Seasonal sales are the best time to buy things during the year - and then there are the slow months for sales. What to do when you hit the summer? Our friends at Jilt have the answer in six marketing emails.
The shopping holidays leading up to Christmas are like... well... Christmas for eCommerce stores. Black Friday and Cyber Monday—we love them so much we gave them an acronym nickname (BFCM) that vaguely sounds like it could be a New York rock club from the 70s.
The answer: With the proper, strategic use of email marketing you won’t have to look at January through mid November as a dry period. Here are six ways you can use email marketing to sell during the “slow months.”
Holidays—even, and maybe especially, obscure ones—are a great opportunity for getting a sales spark via smart email marketing.
One of the tenants of good email marketing is having a reason to send each email, and a holiday sale certainly qualifies. On top of that, holiday emails are a good chance to be topical and show off your brand's personality.
Groundhog Day emails had an open rate five times higher than the average email in Q1.
Earth Day emails converted the best of any spring emails, at 4.3 percent.
Black Friday in July—which, by all rights, customers should instinctively reject for being a shameless cash grab—somehow worked, with a 12.7 click-to-open rate and a 3.3 percent conversion rate.
Oktoberfest emails had the highest open rate of any non-traditional holiday, at 22.2 percent.
How to set up a non-traditional holiday marketing plan
You can search for non-traditional holidays that can fit with your brand at sites like Holiday Insights, Time and Date, and National Today. And the holiday doesn't have to be an exact match to you (e.g., if you sell knives and spoons, you don’t just have to wait for International Knife and Spoon Day), as long as you can think of a clever connection. Here are National Coffee Day marketing emails from three companies that don't sell coffee or anything coffee-related; coffee is just a relatable subject that helps to strike up a conversation.
Once you pick the holidays you’re going to celebrate, make sure to add them to your email marketing calendar so you don’t forget, and so you can do any necessary advanced planning.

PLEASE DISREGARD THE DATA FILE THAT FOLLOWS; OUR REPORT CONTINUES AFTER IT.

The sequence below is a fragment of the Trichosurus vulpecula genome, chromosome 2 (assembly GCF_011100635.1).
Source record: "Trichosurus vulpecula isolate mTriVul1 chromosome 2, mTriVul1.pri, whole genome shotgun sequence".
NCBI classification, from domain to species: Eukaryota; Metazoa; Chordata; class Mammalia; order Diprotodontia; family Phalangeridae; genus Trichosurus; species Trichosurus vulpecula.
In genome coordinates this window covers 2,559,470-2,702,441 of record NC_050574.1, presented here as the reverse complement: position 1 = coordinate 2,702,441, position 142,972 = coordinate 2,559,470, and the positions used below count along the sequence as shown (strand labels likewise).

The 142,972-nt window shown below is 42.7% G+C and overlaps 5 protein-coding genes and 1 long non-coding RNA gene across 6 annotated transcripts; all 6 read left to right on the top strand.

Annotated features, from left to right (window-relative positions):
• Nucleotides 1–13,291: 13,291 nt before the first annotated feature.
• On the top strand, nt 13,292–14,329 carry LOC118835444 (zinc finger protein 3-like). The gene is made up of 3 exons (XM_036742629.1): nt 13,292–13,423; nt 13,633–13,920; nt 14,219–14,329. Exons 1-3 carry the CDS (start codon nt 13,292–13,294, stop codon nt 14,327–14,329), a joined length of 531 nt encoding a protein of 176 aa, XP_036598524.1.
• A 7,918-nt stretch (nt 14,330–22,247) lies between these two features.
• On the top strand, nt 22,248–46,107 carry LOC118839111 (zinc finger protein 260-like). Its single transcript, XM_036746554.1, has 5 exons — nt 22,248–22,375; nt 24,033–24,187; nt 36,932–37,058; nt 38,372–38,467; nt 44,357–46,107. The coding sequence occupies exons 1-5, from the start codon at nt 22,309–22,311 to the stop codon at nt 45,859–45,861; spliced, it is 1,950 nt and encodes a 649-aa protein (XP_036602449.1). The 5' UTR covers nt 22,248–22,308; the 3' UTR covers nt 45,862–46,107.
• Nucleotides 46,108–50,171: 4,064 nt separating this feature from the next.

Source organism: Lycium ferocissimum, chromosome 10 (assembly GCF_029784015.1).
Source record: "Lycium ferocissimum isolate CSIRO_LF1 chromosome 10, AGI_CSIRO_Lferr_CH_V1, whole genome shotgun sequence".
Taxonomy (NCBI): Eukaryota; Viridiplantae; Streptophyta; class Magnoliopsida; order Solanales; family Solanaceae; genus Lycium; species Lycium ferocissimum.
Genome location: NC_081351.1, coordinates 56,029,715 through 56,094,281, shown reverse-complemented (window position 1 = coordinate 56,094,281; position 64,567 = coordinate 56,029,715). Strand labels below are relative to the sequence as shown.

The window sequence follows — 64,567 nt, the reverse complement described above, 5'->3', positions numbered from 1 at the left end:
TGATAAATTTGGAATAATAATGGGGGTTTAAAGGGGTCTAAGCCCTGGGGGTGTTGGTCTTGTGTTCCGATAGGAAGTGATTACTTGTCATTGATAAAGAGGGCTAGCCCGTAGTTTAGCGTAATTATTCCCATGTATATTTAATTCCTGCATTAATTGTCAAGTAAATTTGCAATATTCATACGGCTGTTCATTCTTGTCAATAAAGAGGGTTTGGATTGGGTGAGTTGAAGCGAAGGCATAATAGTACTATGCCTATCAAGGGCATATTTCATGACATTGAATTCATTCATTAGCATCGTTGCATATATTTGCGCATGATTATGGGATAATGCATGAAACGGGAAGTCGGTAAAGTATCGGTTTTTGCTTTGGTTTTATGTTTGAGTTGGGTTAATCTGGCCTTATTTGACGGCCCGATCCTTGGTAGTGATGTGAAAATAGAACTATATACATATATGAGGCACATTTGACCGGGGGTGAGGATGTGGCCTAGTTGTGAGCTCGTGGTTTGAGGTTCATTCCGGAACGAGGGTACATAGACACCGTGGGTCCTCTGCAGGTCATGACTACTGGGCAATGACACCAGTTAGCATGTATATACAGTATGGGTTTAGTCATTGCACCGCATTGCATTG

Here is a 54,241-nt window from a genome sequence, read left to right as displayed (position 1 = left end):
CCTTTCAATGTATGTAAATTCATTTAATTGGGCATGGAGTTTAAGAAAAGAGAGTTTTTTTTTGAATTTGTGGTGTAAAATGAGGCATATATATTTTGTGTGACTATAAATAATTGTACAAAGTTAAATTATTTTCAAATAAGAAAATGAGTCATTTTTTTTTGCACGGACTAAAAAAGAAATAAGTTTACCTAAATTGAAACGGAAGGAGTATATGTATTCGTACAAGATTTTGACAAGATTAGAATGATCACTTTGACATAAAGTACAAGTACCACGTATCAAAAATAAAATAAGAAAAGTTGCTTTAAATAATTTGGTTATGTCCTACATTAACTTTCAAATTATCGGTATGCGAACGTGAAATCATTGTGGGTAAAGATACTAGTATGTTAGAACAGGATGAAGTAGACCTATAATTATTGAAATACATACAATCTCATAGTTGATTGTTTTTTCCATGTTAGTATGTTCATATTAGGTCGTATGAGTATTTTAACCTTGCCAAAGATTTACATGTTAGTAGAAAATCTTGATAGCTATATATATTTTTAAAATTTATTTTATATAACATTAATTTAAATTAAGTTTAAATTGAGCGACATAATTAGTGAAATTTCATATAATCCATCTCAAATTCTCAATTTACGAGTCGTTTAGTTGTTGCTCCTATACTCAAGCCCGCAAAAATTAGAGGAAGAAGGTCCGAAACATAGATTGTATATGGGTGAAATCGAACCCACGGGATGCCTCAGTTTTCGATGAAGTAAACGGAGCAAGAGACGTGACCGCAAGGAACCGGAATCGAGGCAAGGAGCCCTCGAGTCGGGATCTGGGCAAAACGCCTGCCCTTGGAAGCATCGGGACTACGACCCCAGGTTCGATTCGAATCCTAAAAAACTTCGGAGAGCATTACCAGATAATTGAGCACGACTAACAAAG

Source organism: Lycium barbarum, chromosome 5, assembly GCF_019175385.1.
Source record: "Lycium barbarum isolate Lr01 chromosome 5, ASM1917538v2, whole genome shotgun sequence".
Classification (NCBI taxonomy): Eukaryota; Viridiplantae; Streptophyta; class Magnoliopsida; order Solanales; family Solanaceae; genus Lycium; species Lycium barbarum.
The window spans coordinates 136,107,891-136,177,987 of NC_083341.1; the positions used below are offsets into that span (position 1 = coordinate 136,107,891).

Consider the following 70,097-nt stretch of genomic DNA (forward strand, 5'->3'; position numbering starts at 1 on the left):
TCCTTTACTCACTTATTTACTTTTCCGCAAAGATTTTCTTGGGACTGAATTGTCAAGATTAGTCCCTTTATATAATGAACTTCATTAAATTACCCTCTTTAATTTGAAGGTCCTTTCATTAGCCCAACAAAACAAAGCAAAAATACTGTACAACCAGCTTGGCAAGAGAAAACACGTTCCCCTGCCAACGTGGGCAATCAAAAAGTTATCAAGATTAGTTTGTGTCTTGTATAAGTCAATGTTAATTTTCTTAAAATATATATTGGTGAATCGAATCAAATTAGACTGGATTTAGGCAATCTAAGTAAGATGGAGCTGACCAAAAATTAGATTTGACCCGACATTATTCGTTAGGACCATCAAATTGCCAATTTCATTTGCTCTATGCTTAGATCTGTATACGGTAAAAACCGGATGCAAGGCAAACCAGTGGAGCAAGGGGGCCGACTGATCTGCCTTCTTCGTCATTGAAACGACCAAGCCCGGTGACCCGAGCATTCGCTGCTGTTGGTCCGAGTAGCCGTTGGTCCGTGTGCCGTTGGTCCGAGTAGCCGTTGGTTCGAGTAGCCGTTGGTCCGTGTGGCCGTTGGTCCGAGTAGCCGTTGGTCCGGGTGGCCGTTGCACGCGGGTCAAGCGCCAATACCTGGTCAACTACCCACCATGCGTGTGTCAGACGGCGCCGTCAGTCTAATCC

2. Win-back campaigns: A second chance to engage
The slower months are a prime opportunity to rebuild relationships with lapsed subscribers and customers.
It's painful to lose the connection with people who were either customers, or, at the very least, interested enough in your brand to subscribe to your email list. After all, repeat customers are nine times more likely to convert, at five to seven times the revenue. It's why creating loyal customers is so important.
With a win-back campaign, you reach out to those formerly active customers with a series of emails designed to re-engage them. The open rates on win-back emails aren't great—one study pegged them around 12 percent—but considering those people weren't engaging at all, that number's still pretty good. And when a win-back campaign works, it works—the majority of re-engaged customers continue to be active for almost a full year after the campaign. 12% and an extra year of customer activity suddenly looks pretty good compared to customers you might have lost forever.
How to run a win-back campaign
The first step in a win-back campaign is identifying your inactive customers. At Jilt, our default win-back campaign considers any subscriber who hasn't purchased in 90 days. That range can and should change based on your business and the nature of your products; if you sell, let's say, 23-pound tubs of mac-and-cheese, it wouldn't make sense for people to order every three months unless they were very hungry; likewise if you sell mattresses, 90 days isn't that long a time.
A subject line that's emotionally-charged is crucial in a win-back email. Common ones include phrases like, "We miss you," "We'd love to reconnect," and "It's been a while." Watch out for getting too desperate or accusatory, though—something like “You abandoned us! And it’s giving me flashbacks to my childhood” probably isn’t going to work.